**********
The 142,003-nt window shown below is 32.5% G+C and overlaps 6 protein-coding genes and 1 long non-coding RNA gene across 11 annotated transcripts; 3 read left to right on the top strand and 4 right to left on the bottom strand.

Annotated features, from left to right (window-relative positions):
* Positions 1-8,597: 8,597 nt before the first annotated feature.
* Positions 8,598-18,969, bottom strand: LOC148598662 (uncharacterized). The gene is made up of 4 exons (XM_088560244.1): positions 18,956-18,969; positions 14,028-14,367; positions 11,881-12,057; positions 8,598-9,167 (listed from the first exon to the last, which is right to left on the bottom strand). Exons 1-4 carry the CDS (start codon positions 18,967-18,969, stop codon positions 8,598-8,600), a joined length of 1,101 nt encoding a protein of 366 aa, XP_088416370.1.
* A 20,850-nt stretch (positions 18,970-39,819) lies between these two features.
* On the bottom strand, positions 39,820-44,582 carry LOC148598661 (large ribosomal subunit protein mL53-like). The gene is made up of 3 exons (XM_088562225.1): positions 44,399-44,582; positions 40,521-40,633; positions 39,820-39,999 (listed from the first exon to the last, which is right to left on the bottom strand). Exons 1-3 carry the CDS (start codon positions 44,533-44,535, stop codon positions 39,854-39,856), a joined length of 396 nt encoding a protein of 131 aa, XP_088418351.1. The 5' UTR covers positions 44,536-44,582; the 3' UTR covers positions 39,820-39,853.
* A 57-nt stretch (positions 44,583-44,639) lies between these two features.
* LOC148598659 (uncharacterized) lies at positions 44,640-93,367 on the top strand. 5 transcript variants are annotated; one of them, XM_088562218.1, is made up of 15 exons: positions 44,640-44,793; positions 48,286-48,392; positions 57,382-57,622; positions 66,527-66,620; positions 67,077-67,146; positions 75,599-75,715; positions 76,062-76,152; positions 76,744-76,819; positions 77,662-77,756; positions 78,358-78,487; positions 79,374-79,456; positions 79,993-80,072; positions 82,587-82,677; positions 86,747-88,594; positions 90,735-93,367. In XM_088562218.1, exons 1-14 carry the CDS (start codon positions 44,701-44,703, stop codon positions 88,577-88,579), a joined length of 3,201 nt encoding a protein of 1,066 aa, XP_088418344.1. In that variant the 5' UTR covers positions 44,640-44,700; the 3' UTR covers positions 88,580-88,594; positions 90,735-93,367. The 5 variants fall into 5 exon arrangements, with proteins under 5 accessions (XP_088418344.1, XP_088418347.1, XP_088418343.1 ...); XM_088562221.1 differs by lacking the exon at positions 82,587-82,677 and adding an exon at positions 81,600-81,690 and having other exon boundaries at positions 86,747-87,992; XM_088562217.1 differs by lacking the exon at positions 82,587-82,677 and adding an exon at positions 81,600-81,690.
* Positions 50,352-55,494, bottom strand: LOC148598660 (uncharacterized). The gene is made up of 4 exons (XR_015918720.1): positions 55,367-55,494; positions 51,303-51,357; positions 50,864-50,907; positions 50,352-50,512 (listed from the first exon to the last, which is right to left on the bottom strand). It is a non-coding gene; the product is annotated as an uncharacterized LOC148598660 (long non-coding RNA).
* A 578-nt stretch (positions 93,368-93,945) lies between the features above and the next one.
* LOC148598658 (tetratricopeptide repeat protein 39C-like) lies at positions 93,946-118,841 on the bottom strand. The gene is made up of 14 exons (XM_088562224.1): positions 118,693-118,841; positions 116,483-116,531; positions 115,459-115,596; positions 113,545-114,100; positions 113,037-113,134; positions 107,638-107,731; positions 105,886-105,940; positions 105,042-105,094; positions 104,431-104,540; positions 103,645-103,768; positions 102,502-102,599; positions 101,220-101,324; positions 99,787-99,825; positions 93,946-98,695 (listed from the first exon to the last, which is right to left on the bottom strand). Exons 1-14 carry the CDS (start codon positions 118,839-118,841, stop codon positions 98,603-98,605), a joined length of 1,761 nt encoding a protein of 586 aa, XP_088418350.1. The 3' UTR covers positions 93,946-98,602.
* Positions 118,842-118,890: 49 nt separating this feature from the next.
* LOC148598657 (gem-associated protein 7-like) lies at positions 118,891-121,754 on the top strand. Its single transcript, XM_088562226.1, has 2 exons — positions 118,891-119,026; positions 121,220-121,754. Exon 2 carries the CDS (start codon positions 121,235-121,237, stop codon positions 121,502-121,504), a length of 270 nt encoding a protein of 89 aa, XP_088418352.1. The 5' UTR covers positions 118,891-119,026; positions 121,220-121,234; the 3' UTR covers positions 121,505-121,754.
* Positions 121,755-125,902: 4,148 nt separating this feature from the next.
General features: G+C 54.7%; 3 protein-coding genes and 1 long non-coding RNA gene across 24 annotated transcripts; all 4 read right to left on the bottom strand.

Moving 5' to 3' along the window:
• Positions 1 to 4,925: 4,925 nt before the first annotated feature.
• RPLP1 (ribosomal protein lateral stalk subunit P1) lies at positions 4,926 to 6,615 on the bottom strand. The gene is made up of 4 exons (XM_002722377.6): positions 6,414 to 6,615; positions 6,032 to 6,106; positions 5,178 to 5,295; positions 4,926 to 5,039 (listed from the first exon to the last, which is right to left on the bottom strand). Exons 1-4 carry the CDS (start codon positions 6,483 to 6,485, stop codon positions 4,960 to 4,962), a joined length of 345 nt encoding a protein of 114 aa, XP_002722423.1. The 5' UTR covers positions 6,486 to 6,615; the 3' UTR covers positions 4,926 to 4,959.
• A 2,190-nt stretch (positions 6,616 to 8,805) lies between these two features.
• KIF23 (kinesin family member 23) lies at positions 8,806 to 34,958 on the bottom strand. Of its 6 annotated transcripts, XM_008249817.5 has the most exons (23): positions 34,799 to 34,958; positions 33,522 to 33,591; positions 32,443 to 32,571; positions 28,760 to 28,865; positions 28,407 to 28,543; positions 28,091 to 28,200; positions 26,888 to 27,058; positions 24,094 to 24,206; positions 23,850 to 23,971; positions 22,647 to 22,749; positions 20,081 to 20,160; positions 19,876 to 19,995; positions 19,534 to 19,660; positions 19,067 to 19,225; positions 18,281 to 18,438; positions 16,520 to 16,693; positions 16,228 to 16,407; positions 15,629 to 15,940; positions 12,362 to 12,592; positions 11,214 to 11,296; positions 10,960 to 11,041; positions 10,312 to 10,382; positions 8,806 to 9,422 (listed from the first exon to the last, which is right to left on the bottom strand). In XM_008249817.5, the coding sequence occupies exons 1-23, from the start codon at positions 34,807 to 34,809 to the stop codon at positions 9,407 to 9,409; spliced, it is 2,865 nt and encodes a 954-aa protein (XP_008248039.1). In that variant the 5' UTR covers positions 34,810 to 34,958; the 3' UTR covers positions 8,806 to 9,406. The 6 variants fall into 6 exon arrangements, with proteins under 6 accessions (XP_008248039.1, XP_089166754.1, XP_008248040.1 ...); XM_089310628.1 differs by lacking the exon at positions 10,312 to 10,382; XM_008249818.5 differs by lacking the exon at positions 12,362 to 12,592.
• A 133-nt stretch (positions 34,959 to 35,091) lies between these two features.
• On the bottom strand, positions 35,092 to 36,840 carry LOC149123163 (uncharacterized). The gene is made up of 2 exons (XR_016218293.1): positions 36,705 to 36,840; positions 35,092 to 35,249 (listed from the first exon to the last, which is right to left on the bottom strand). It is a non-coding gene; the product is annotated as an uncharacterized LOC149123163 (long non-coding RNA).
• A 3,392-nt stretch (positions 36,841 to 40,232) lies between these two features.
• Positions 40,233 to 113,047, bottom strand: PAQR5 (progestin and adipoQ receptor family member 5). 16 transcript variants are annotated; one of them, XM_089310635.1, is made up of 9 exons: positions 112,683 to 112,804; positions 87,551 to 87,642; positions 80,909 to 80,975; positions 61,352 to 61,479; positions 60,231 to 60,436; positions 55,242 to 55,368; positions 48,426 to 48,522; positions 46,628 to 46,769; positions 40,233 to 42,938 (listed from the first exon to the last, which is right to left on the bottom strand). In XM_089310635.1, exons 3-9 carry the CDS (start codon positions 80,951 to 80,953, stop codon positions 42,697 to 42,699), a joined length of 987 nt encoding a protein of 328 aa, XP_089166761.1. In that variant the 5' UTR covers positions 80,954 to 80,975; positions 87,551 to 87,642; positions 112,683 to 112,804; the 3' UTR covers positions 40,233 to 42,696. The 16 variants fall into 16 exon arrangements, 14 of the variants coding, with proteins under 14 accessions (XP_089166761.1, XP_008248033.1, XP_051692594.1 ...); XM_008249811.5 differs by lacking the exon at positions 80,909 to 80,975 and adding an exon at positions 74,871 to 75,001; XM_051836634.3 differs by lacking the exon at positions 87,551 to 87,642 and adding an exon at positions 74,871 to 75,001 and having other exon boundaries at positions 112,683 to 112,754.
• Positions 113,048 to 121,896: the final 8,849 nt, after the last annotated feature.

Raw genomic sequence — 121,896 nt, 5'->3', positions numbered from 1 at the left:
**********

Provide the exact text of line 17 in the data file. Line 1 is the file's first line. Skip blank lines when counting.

• Positions 1 to 4,925: 4,925 nt before the first annotated feature.